Looking at Valeant’s real earnings compared with its make-believe ones exposes an enormous gulf. Under generally accepted accounting principles, the company earned $912.2 million in 2014. But Valeant’s preferred calculation showed “cash” earnings of $2.85 billion last year. That gap is far wider than at other pharmaceutical companies presenting adjusted figures.

It’s easier to justify paying up for a stock when you’re relying on ersatz results. Valeant’s shares, at their peak of $262, were trading at 98 times 2014 earnings. Set against the fantasy figures, though, the stock carried a multiple of just 31 times. Not a bargain, perhaps, but also not insane.

Valeant’s History of Deal Making

The drug company is known for growing through acquisitions and cutting costs.

  • BIOVAIL The drug company was created in a merger of Biovail of Canada and a predecessor company based in Aliso Viejo, Calif. (2010)

  • CEPHALON The biopharmaceutical company rejected a bid from Valeant as opportunistic and too low. (2011)

  • MEDICIS Valeant agreed to buy the dermatological drug company for about $2.6 billion. (2012)

  • ACTAVIS Merger talks fell through after a number of concerns from the target company’s directors, including the size of the deal premium. (2013)

  • BAUSCH & LOMB The eye care company sold itself for about $8.7 billion, sidestepping an I.P.O. (2013)

  • ALLERGAN The company, maker of Botox, rejected an unusual hostile bid from Valeant and a hedge fund. Valeant was criticized in the bitter takeover battle for cutting R.&D. (2014)

  • SALIX Faced with the prospect of letting another deal slip through its fingers, Valeant substantially raised its bid, putting a quick end to a bidding war. (March 2015)

  • SPROUT Two days after winning regulatory approval for the first pill to aid a woman’s sex drive, the company was acquired. (August 2015)


Given that the Securities and Exchange Commission requires companies reporting pro forma figures to publish GAAP numbers in tandem, you might assume investors would stay focused on the facts. But academic research appears to show that adjusted numbers drive stock prices.

Consider a 2002 study on non-GAAP numbers by Mark T. Bradshaw, an associate professor of accounting at Boston College, and Richard G. Sloan, a professor of accounting at the University of California, Berkeley. The fantasy numbers had “displaced GAAP earnings as a primary determinant of stock prices,” its authors wrote.

In an interview, Mr. Sloan said he was concerned about the proliferation of companies reporting non-GAAP figures and the challenges that posed to investors.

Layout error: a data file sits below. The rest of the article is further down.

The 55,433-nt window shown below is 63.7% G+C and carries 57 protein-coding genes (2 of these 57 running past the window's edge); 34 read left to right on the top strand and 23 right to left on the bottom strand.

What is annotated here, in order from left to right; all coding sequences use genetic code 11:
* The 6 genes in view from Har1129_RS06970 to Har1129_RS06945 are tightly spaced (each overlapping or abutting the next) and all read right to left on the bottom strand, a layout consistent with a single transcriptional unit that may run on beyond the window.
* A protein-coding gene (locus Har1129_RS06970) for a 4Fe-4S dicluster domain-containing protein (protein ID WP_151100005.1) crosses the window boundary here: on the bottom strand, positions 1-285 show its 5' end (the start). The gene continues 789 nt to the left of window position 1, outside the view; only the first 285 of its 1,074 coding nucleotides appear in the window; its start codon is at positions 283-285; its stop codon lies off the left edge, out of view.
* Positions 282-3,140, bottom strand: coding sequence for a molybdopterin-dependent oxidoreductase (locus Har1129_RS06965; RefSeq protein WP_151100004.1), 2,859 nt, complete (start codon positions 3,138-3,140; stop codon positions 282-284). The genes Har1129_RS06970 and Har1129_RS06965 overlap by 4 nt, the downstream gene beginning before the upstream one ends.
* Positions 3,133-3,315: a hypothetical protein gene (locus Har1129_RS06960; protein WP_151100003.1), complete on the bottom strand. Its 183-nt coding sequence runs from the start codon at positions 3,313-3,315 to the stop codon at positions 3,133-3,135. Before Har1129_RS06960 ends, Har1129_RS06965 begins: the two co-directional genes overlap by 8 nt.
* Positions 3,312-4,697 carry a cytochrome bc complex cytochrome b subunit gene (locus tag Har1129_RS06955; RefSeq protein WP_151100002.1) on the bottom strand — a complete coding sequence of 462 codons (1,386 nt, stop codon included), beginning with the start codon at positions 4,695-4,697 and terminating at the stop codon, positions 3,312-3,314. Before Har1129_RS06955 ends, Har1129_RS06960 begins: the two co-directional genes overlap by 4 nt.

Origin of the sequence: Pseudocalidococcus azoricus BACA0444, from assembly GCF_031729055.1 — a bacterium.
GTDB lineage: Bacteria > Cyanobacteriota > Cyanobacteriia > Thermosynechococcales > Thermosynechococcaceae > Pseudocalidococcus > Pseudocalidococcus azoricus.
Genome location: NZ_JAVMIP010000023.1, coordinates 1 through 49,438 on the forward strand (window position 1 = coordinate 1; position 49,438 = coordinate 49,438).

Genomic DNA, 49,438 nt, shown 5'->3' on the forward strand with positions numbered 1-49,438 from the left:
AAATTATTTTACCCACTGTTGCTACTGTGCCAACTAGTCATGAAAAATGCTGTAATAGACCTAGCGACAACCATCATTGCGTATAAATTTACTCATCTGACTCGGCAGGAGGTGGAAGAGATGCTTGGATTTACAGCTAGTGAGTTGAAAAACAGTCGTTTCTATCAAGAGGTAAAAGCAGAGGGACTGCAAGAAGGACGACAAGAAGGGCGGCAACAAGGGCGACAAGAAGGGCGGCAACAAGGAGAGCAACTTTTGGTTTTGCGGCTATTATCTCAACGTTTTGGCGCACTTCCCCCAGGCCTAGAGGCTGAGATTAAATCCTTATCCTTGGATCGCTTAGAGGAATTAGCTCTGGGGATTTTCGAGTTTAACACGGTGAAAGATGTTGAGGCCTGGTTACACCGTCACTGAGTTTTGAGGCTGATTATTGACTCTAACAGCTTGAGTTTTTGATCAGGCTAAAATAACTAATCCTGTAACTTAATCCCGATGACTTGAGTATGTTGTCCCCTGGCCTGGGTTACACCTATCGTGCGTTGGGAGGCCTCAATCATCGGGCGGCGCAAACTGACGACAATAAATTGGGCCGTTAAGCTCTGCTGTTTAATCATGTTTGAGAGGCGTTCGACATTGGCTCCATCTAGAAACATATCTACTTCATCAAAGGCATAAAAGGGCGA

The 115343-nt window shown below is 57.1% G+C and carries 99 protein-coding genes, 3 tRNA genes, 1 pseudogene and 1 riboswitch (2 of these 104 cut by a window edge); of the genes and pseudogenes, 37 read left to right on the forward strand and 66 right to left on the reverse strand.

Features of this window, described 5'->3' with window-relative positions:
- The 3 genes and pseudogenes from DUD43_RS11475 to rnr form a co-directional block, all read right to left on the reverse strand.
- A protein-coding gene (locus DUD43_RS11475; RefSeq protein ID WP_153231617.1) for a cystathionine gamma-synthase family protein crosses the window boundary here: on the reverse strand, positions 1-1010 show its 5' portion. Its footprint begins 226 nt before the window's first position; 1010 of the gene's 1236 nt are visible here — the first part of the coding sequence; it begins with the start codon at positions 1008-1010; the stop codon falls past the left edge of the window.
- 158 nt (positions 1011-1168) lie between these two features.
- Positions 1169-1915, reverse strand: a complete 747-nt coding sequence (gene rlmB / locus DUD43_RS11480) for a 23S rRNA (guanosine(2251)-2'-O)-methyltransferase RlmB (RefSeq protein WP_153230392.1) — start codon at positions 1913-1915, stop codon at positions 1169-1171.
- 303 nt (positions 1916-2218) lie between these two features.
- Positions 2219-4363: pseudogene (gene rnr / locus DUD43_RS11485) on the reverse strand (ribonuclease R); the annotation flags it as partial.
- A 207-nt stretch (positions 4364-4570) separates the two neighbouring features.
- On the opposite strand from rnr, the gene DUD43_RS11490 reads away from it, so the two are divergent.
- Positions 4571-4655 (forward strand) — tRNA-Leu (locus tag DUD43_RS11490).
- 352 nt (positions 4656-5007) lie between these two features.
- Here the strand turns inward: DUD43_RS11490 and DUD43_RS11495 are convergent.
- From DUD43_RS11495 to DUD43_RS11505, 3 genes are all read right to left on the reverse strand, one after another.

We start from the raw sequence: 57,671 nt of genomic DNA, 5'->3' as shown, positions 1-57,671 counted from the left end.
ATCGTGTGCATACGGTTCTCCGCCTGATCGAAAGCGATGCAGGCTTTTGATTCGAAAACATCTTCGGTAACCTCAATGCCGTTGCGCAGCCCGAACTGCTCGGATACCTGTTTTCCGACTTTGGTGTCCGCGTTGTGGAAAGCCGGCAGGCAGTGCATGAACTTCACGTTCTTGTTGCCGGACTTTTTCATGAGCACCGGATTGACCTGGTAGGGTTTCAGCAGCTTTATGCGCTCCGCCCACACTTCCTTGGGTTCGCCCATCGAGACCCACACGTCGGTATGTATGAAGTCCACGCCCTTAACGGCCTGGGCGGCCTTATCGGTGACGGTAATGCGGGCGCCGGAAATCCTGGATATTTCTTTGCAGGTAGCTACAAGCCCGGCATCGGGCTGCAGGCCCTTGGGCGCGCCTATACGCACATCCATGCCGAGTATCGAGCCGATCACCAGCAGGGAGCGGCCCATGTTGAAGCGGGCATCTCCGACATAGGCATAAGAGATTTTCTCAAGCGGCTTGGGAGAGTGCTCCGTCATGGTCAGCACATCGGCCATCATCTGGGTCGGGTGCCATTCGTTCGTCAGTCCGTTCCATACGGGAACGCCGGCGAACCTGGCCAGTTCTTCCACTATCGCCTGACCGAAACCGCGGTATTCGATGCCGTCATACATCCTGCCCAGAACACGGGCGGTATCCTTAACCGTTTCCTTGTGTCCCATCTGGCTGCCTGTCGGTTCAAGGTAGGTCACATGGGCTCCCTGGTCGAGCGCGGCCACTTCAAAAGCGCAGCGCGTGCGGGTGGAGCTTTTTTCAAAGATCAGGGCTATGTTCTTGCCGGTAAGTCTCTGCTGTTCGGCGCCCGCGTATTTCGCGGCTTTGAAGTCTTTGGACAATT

“I can see the advantages of letting a company with a good management team do its own voluntary disclosure to help investors understand over and above what’s in the GAAP filings,” Mr. Sloan said. “But what goes along with that is companies that use their own numbers to put them in a better light and to mislead investors.”

Helping perpetuate these kinds of earnings myths, Mr. Sloan said, are Wall Street analysts who use companies’ invented figures in reports and stock price forecasts.

“You’d hope that Wall Street analysts would recognize you can’t really value a company like Valeant whose business model is to pay cash to make acquisitions by ignoring the amount of cash it is using in those acquisitions,” Mr. Sloan said.

Recent Wall Street research on Valeant highlights this problem. In an Oct. 1 report from Morgan Stanley, Valeant’s pro forma earnings are identified as “E.P.S.,” leading many readers to assume a GAAP number. A figure identified in a table as net income is actually Valeant’s adjusted number, which is far larger than the GAAP version.

Two recent UBS reports are also confusing. On Page 1 of both reports, the analyst cited Valeant’s pro forma figure as “E.P.S.” Later in the report, the analyst identified the figures as “cash E.P.S.”

At Merrill Lynch, the Valeant analyst does a better job, presenting both GAAP and pro forma figures so investors can see the vast differences between the two.

Analysts may feel compelled to use a company’s adjusted numbers when they reflect standard industry practice. At the same time, however, going along with a numbers game may also be a way to stay on good terms with a company’s executives. Analysts who exert independence can find that managers may refuse to answer their questions or otherwise turn off the crucial information spigot.

Back in 2003, after pro forma earnings had begun to gain traction, the S.E.C. wrote a new rule to try to help investors. Known as Regulation G, it requires companies using fantasy figures in regulatory filings to present “with equal or greater prominence,” comparable financial measures calculated under GAAP. The regulation does not cover news releases.

Mr. Sloan thinks it may be time for a new rule. “When they did Reg G, things calmed down for a little bit,” he said. “Now things are getting out of control again.”


A version of this article appears in print on November 1, 2015, on page BU1 of the New York edition with the headline: Valeant’s Fantastic(al) Numbers.


© 2015 The New York Times Company